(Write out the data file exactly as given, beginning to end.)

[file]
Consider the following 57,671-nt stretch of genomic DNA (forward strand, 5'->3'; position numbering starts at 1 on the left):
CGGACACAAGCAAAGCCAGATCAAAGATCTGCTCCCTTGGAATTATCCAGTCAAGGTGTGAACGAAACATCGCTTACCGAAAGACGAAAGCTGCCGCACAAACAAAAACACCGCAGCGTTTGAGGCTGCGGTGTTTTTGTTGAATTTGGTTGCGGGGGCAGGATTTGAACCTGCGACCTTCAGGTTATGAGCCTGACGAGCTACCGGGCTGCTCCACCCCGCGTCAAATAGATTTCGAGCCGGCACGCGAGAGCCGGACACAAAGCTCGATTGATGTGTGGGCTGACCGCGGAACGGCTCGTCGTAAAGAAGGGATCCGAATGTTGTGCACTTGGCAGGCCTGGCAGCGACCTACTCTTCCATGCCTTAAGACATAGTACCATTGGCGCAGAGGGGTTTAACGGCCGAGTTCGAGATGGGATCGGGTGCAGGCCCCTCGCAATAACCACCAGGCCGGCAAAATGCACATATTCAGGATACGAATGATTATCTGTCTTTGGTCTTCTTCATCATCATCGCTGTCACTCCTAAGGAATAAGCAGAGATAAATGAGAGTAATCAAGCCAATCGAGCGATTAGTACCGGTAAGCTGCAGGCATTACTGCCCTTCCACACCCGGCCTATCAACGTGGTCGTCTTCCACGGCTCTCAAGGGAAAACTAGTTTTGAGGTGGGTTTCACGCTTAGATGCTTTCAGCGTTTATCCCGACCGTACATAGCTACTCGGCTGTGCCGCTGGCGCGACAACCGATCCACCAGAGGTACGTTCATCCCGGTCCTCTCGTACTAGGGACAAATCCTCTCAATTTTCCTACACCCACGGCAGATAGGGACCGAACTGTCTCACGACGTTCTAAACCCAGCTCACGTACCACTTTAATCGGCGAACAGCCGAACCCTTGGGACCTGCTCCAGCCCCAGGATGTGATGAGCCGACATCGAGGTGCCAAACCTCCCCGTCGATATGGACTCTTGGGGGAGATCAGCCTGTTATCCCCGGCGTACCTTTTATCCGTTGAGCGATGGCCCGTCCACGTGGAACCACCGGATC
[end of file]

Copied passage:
Consider the following 57,671-nt stretch of genomic DNA (forward strand, 5'->3'; position numbering starts at 1 on the left):
CGGACACAAGCAAAGCCAGATCAAAGATCTGCTCCCTTGGAATTATCCAGTCAAGGTGTGAACGAAACATCGCTTACCGAAAGACGAAAGCTGCCGCACAAACAAAAACACCGCAGCGTTTGAGGCTGCGGTGTTTTTGTTGAATTTGGTTGCGGGGGCAGGATTTGAACCTGCGACCTTCAGGTTATGAGCCTGACGAGCTACCGGGCTGCTCCACCCCGCGTCAAATAGATTTCGAGCCGGCACGCGAGAGCCGGACACAAAGCTCGATTGATGTGTGGGCTGACCGCGGAACGGCTCGTCGTAAAGAAGGGATCCGAATGTTGTGCACTTGGCAGGCCTGGCAGCGACCTACTCTTCCATGCCTTAAGACATAGTACCATTGGCGCAGAGGGGTTTAACGGCCGAGTTCGAGATGGGATCGGGTGCAGGCCCCTCGCAATAACCACCAGGCCGGCAAAATGCACATATTCAGGATACGAATGATTATCTGTCTTTGGTCTTCTTCATCATCATCGCTGTCACTCCTAAGGAATAAGCAGAGATAAATGAGAGTAATCAAGCCAATCGAGCGATTAGTACCGGTAAGCTGCAGGCATTACTGCCCTTCCACACCCGGCCTATCAACGTGGTCGTCTTCCACGGCTCTCAAGGGAAAACTAGTTTTGAGGTGGGTTTCACGCTTAGATGCTTTCAGCGTTTATCCCGACCGTACATAGCTACTCGGCTGTGCCGCTGGCGCGACAACCGATCCACCAGAGGTACGTTCATCCCGGTCCTCTCGTACTAGGGACAAATCCTCTCAATTTTCCTACACCCACGGCAGATAGGGACCGAACTGTCTCACGACGTTCTAAACCCAGCTCACGTACCACTTTAATCGGCGAACAGCCGAACCCTTGGGACCTGCTCCAGCCCCAGGATGTGATGAGCCGACATCGAGGTGCCAAACCTCCCCGTCGATATGGACTCTTGGGGGAGATCAGCCTGTTATCCCCGGCGTACCTTTTATCCGTTGAGCGATGGCCCGTCCACGTGGAACCACCGGATC